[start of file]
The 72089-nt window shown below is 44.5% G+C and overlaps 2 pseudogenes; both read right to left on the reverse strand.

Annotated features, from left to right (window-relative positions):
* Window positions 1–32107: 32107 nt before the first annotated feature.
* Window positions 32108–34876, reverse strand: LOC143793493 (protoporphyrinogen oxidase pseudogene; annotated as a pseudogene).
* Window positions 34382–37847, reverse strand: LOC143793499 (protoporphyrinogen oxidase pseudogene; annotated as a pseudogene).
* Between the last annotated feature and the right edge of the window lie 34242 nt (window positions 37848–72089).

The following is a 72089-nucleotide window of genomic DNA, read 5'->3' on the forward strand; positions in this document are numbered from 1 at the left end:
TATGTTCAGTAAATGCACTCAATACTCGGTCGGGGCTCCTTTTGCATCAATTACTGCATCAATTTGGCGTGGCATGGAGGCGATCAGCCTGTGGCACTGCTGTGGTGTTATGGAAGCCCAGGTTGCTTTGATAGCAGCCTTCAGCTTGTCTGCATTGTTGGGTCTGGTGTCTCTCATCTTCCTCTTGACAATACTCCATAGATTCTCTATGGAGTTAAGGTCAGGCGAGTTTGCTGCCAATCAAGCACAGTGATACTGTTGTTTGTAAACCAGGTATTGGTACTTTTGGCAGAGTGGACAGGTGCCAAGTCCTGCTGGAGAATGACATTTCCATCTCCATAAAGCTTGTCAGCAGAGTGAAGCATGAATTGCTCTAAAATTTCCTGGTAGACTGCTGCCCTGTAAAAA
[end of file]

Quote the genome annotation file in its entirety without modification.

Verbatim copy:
The 72089-nt window shown below is 44.5% G+C and overlaps 2 pseudogenes; both read right to left on the reverse strand.

Annotated features, from left to right (window-relative positions):
* Window positions 1–32107: 32107 nt before the first annotated feature.
* Window positions 32108–34876, reverse strand: LOC143793493 (protoporphyrinogen oxidase pseudogene; annotated as a pseudogene).
* Window positions 34382–37847, reverse strand: LOC143793499 (protoporphyrinogen oxidase pseudogene; annotated as a pseudogene).
* Between the last annotated feature and the right edge of the window lie 34242 nt (window positions 37848–72089).

The following is a 72089-nucleotide window of genomic DNA, read 5'->3' on the forward strand; positions in this document are numbered from 1 at the left end:
TATGTTCAGTAAATGCACTCAATACTCGGTCGGGGCTCCTTTTGCATCAATTACTGCATCAATTTGGCGTGGCATGGAGGCGATCAGCCTGTGGCACTGCTGTGGTGTTATGGAAGCCCAGGTTGCTTTGATAGCAGCCTTCAGCTTGTCTGCATTGTTGGGTCTGGTGTCTCTCATCTTCCTCTTGACAATACTCCATAGATTCTCTATGGAGTTAAGGTCAGGCGAGTTTGCTGCCAATCAAGCACAGTGATACTGTTGTTTGTAAACCAGGTATTGGTACTTTTGGCAGAGTGGACAGGTGCCAAGTCCTGCTGGAGAATGACATTTCCATCTCCATAAAGCTTGTCAGCAGAGTGAAGCATGAATTGCTCTAAAATTTCCTGGTAGACTGCTGCCCTGTAAAAA